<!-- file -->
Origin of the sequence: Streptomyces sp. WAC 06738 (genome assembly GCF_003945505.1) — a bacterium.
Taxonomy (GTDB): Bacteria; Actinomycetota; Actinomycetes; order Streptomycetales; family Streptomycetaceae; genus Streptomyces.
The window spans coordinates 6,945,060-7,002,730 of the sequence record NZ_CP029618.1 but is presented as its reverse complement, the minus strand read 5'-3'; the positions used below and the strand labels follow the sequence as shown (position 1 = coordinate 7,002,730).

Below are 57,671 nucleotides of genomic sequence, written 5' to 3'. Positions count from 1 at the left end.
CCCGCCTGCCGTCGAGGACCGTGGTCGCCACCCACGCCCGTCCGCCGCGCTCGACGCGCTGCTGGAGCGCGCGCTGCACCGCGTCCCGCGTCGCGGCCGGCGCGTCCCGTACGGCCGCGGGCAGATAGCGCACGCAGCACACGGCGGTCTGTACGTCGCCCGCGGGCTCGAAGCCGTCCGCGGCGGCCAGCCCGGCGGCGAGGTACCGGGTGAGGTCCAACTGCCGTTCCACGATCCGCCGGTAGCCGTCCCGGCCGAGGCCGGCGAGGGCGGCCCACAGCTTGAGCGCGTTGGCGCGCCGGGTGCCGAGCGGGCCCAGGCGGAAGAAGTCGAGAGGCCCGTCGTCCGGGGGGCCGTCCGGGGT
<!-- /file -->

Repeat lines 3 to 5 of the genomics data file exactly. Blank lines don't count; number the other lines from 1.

The window spans coordinates 6,945,060-7,002,730 of the sequence record NZ_CP029618.1 but is presented as its reverse complement, the minus strand read 5'-3'; the positions used below and the strand labels follow the sequence as shown (position 1 = coordinate 7,002,730).

Below are 57,671 nucleotides of genomic sequence, written 5' to 3'. Positions count from 1 at the left end.
CCCGCCTGCCGTCGAGGACCGTGGTCGCCACCCACGCCCGTCCGCCGCGCTCGACGCGCTGCTGGAGCGCGCGCTGCACCGCGTCCCGCGTCGCGGCCGGCGCGTCCCGTACGGCCGCGGGCAGATAGCGCACGCAGCACACGGCGGTCTGTACGTCGCCCGCGGGCTCGAAGCCGTCCGCGGCGGCCAGCCCGGCGGCGAGGTACCGGGTGAGGTCCAACTGCCGTTCCACGATCCGCCGGTAGCCGTCCCGGCCGAGGCCGGCGAGGGCGGCCCACAGCTTGAGCGCGTTGGCGCGCCGGGTGCCGAGCGGGCCCAGGCGGAAGAAGTCGAGAGGCCCGTCGTCCGGGGGGCCGTCCGGGGT